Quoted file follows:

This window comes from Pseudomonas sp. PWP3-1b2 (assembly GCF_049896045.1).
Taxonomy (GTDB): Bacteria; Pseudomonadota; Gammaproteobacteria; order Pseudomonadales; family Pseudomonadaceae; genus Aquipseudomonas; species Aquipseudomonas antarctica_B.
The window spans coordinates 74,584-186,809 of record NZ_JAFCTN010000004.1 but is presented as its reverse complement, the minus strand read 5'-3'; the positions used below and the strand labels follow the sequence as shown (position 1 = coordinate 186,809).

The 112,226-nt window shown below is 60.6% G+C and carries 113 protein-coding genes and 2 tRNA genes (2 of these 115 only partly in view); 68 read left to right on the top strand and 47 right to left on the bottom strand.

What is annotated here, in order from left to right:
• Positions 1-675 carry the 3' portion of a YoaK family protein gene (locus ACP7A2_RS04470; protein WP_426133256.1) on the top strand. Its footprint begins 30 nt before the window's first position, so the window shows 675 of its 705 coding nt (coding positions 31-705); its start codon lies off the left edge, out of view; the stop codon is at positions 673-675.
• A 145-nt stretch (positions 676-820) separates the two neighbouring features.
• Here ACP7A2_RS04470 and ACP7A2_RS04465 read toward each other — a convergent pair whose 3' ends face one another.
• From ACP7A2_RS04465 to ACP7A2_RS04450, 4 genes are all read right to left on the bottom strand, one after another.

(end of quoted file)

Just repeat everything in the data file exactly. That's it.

This window comes from Pseudomonas sp. PWP3-1b2 (assembly GCF_049896045.1).
Taxonomy (GTDB): Bacteria; Pseudomonadota; Gammaproteobacteria; order Pseudomonadales; family Pseudomonadaceae; genus Aquipseudomonas; species Aquipseudomonas antarctica_B.
The window spans coordinates 74,584-186,809 of record NZ_JAFCTN010000004.1 but is presented as its reverse complement, the minus strand read 5'-3'; the positions used below and the strand labels follow the sequence as shown (position 1 = coordinate 186,809).

The 112,226-nt window shown below is 60.6% G+C and carries 113 protein-coding genes and 2 tRNA genes (2 of these 115 only partly in view); 68 read left to right on the top strand and 47 right to left on the bottom strand.

What is annotated here, in order from left to right:
• Positions 1-675 carry the 3' portion of a YoaK family protein gene (locus ACP7A2_RS04470; protein WP_426133256.1) on the top strand. Its footprint begins 30 nt before the window's first position, so the window shows 675 of its 705 coding nt (coding positions 31-705); its start codon lies off the left edge, out of view; the stop codon is at positions 673-675.
• A 145-nt stretch (positions 676-820) separates the two neighbouring features.
• Here ACP7A2_RS04470 and ACP7A2_RS04465 read toward each other — a convergent pair whose 3' ends face one another.
• From ACP7A2_RS04465 to ACP7A2_RS04450, 4 genes are all read right to left on the bottom strand, one after another.